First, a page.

A spatiotemporal assessment of extreme cold in northwestern North America following the unidentified 1809 CE volcanic eruption

C. Leland*, R. D’Arrigo, N. Davi, K. J. Anchukaitis, L. Andreu-Hayles, T.J. Porter, T. Galloway, M. Mant, G. Wiles, R. Wilson, S. Beaulieu, R. Oelkers, B. Gaglioti, M.P. Rao, E. Reid, T. Nixon

*Corresponding author for this work

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Abstract

Two large volcanic eruptions contributed to extreme cold temperatures during the early 1800s, one of the coldest phases of the Little Ice Age. While impacts from the massive 1815 Tambora eruption in Indonesia are relatively well-documented, much less is known regarding an unidentified volcanic event around 1809. Here, we describe the spatial extent, duration, and magnitude of cold conditions following this eruption in northwestern North America using a high-resolution network of tree-ring records that capture past warm-season temperature variability. Extreme and persistent cold temperatures were centered around the Gulf of Alaska, the adjacent Wrangell-St Elias Mountains, and the southern Yukon, while cold anomalies diminished with distance from this core region. This distinct spatial pattern of temperature anomalies suggests that a weak Aleutian Low and conditions similar to a negative phase of the Pacific Decadal Oscillation could have contributed to regional cold extremes after the 1809 eruption.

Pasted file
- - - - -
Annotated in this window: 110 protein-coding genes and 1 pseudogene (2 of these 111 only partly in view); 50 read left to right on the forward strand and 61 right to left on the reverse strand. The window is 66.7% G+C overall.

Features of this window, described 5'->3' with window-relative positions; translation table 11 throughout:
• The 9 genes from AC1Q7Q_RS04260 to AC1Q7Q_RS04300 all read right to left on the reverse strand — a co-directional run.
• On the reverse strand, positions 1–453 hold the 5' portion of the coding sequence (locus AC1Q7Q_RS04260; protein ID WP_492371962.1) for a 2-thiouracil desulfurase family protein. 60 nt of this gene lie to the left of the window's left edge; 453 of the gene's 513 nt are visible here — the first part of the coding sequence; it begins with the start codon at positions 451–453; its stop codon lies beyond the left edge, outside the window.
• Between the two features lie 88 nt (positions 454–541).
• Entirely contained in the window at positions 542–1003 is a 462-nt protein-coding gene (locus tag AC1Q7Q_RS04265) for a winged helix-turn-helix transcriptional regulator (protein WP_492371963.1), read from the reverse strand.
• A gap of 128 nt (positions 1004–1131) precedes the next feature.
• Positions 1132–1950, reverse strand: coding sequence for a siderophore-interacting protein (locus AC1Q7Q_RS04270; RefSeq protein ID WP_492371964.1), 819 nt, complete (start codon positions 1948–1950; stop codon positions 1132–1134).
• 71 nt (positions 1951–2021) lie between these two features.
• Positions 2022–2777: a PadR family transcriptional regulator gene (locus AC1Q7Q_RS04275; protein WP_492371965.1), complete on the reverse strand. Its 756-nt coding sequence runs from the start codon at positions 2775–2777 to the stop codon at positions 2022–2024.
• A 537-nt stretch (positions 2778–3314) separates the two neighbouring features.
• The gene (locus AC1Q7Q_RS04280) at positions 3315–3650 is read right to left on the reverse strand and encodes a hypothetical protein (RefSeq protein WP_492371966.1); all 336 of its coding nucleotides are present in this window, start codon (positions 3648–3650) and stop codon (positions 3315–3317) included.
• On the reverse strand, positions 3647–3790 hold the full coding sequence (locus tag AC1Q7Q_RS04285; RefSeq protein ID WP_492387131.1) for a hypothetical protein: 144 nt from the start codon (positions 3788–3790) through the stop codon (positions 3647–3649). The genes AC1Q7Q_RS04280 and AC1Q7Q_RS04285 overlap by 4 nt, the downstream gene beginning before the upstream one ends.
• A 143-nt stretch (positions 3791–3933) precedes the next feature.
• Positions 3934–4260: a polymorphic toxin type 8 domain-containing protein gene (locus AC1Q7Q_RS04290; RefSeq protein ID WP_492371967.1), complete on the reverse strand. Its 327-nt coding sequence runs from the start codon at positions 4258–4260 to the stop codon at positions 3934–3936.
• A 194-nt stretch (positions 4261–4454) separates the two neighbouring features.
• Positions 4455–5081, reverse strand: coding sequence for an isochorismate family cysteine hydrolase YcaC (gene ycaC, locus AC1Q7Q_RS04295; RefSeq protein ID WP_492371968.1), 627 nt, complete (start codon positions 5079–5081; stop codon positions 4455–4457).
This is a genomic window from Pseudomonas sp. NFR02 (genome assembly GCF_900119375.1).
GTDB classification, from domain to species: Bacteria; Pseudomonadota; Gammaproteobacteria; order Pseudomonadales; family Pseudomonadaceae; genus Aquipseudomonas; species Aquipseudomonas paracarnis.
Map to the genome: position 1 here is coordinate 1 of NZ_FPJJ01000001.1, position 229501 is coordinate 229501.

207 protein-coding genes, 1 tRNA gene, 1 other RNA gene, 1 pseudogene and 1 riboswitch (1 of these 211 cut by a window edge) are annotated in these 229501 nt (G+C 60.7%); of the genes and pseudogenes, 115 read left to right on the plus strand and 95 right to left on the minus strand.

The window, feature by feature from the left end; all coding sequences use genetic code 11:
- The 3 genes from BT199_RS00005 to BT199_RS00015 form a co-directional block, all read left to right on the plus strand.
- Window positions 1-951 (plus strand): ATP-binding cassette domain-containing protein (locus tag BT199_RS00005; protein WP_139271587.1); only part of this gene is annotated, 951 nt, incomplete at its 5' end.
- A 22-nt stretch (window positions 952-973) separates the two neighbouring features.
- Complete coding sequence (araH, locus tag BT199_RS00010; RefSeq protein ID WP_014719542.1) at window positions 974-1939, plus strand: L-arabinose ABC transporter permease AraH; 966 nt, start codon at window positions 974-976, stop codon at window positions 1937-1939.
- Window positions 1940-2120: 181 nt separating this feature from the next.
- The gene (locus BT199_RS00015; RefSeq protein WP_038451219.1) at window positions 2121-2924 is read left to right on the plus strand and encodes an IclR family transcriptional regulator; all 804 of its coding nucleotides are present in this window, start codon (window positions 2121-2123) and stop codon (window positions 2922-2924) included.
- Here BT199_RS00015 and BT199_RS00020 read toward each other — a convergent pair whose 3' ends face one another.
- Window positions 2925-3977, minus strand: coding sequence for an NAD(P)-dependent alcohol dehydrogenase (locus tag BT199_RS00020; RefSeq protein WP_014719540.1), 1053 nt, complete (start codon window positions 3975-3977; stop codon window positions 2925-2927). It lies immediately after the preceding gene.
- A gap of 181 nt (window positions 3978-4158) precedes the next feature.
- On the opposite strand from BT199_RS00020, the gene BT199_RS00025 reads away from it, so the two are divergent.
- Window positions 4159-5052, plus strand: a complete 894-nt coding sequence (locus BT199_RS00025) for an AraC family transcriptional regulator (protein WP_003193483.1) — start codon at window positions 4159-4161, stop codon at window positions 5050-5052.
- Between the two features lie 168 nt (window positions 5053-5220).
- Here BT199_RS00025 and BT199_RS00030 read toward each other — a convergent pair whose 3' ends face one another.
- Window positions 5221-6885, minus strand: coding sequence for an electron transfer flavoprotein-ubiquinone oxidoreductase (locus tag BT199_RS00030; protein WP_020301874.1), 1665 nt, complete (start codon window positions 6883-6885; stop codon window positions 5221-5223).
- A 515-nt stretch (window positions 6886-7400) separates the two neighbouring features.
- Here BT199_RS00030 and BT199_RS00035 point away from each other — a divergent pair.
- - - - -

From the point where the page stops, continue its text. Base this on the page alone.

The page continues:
Original languageEnglish
Article numbere2022PA004581
Number of pages18
JournalPaleoceanography and Paleoclimatology
Volume38
Issue number5
DOIs
Publication statusPublished - 8 May 2023

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